Want to become a better astronomer? Learn your way around the constellations. They're the key to locating everything fainter and deeper to hunt with binoculars or a telescope.

This is an outdoor nature hobby; for an easy-to-use constellation guide covering the whole evening sky, use the big monthly map in the center of each issue of Sky & Telescope, the essential guide to astronomy. Or download our free Getting Started in Astronomy booklet (which only has bimonthly maps).

Pocket Sky Atlas
The Pocket Sky Atlas plots 30,796 stars to magnitude 7.6 — which may sound like a lot, but it's still less than one per square degree on the sky. Also plotted are many hundreds of telescopic galaxies, star clusters, and nebulae.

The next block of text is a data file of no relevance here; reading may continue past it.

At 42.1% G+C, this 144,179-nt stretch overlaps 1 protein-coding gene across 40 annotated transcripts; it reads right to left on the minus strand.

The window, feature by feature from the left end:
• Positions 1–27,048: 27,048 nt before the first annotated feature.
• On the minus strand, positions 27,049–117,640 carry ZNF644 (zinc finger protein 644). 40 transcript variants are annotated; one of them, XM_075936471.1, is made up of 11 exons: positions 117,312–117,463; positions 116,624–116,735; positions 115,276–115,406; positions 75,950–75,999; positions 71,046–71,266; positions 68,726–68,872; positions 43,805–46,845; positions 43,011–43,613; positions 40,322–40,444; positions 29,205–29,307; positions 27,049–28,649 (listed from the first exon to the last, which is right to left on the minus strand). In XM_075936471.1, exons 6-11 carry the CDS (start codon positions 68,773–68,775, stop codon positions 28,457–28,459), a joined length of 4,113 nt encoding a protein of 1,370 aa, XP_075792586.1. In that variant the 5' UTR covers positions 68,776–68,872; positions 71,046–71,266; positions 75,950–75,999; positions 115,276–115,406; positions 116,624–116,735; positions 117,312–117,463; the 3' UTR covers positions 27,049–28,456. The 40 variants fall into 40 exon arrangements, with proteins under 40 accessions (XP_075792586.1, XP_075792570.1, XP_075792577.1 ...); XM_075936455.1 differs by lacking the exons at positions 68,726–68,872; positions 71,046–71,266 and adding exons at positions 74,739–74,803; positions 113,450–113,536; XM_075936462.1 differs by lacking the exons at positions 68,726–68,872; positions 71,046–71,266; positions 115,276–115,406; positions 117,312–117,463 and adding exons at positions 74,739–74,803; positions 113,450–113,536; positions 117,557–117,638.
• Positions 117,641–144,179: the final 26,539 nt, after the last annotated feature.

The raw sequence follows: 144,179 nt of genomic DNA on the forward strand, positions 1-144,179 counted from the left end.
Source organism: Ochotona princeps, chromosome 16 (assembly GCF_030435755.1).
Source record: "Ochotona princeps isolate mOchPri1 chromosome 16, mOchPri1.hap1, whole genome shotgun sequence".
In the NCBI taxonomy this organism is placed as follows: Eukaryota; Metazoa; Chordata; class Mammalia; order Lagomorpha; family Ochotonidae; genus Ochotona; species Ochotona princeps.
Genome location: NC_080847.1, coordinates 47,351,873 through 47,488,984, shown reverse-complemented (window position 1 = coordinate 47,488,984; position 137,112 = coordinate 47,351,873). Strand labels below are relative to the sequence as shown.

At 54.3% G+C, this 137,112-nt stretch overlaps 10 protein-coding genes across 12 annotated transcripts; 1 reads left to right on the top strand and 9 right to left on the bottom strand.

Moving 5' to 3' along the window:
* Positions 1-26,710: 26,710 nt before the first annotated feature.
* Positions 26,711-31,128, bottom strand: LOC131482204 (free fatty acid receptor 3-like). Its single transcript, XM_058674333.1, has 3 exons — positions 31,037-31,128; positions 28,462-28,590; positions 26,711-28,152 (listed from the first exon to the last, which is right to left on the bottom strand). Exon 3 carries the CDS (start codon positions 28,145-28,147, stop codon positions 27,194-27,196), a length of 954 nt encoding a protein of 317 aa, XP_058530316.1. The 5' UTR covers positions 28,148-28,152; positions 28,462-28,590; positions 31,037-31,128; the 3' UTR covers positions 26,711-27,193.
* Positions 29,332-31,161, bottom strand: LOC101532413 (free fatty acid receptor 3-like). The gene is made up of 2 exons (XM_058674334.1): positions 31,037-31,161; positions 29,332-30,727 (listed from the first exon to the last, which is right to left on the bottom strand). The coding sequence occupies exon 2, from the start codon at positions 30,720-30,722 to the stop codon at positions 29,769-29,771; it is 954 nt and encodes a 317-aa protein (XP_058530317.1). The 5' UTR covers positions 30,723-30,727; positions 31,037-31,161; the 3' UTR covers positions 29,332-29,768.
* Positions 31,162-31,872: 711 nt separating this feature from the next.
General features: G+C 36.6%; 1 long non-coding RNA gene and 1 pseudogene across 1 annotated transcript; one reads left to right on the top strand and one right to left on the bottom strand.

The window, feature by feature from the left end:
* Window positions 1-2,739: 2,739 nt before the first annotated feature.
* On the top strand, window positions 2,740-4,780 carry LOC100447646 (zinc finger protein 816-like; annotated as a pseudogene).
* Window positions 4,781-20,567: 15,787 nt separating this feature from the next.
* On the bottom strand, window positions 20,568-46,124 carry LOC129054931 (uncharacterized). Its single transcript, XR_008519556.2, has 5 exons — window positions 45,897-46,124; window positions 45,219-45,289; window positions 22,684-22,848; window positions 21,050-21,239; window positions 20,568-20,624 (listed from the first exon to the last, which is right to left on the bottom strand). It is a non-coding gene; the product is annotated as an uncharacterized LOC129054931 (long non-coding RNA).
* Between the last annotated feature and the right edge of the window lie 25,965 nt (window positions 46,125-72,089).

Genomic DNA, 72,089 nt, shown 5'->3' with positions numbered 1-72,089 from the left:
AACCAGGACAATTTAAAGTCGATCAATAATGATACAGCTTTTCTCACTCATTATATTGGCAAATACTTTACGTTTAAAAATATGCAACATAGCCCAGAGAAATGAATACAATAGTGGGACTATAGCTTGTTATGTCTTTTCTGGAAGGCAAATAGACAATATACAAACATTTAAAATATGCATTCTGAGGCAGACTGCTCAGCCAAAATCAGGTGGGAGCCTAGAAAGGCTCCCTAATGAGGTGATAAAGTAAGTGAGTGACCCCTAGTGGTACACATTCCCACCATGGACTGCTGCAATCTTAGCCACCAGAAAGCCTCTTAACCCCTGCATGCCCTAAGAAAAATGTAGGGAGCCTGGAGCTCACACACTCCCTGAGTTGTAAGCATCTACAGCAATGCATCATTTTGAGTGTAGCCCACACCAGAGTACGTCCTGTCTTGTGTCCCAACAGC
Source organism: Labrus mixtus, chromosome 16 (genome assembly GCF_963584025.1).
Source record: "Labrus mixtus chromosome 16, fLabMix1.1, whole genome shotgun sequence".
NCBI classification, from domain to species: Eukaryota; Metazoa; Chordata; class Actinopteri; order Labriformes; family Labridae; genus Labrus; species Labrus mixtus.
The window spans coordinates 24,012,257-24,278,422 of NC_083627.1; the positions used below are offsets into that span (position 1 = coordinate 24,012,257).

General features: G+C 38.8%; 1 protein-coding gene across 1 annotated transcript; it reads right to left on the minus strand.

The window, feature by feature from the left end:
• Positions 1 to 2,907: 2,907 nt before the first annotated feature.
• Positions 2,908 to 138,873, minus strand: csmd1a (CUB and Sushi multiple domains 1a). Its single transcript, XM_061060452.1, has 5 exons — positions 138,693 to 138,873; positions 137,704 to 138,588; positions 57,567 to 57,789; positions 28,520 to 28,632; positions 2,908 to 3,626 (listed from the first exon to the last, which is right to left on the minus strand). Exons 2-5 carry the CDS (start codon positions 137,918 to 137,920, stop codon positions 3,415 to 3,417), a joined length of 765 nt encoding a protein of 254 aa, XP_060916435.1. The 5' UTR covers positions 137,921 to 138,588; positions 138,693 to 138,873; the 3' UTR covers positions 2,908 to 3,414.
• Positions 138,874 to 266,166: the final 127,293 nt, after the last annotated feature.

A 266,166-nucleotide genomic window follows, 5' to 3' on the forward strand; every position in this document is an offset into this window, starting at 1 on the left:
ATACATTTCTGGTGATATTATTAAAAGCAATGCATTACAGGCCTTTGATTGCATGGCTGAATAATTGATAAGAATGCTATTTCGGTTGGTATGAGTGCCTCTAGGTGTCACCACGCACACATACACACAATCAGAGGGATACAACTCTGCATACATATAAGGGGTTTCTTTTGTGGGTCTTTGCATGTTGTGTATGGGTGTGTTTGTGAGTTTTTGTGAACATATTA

Once you get a telescope, to put it to good use you'll need a detailed, large-scale sky atlas (set of charts). The standards are the little Pocket Sky Atlas, which shows stars to magnitude 7.6; the larger and deeper Sky Atlas 2000.0 (stars to magnitude 8.5); and once you know your way around, the even larger Uranometria 2000.0 (stars to magnitude 9.75). And read how to use sky charts with a telescope.

You'll also want a good deep-sky guidebook, such as Sue French's Deep-Sky Wonders collection (which includes its own charts), Sky Atlas 2000.0 Companion by Strong and Sinnott, the bigger Night Sky Observer's Guide by Kepple and Sanner, or the beloved if dated Burnham's Celestial Handbook.